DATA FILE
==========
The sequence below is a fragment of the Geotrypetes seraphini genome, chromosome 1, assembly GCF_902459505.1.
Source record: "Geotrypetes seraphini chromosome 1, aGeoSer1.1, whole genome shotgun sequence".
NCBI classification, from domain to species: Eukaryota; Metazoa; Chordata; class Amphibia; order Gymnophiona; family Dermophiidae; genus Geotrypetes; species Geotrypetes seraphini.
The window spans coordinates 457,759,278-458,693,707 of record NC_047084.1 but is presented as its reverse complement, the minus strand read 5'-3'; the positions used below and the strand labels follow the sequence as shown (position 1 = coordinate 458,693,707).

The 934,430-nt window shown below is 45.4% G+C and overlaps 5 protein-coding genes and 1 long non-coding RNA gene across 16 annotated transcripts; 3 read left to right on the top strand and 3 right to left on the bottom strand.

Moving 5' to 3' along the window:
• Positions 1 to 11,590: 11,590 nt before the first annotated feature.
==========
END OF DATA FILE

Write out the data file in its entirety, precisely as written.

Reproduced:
The sequence below is a fragment of the Geotrypetes seraphini genome, chromosome 1, assembly GCF_902459505.1.
Source record: "Geotrypetes seraphini chromosome 1, aGeoSer1.1, whole genome shotgun sequence".
NCBI classification, from domain to species: Eukaryota; Metazoa; Chordata; class Amphibia; order Gymnophiona; family Dermophiidae; genus Geotrypetes; species Geotrypetes seraphini.
The window spans coordinates 457,759,278-458,693,707 of record NC_047084.1 but is presented as its reverse complement, the minus strand read 5'-3'; the positions used below and the strand labels follow the sequence as shown (position 1 = coordinate 458,693,707).

The 934,430-nt window shown below is 45.4% G+C and overlaps 5 protein-coding genes and 1 long non-coding RNA gene across 16 annotated transcripts; 3 read left to right on the top strand and 3 right to left on the bottom strand.

Moving 5' to 3' along the window:
• Positions 1 to 11,590: 11,590 nt before the first annotated feature.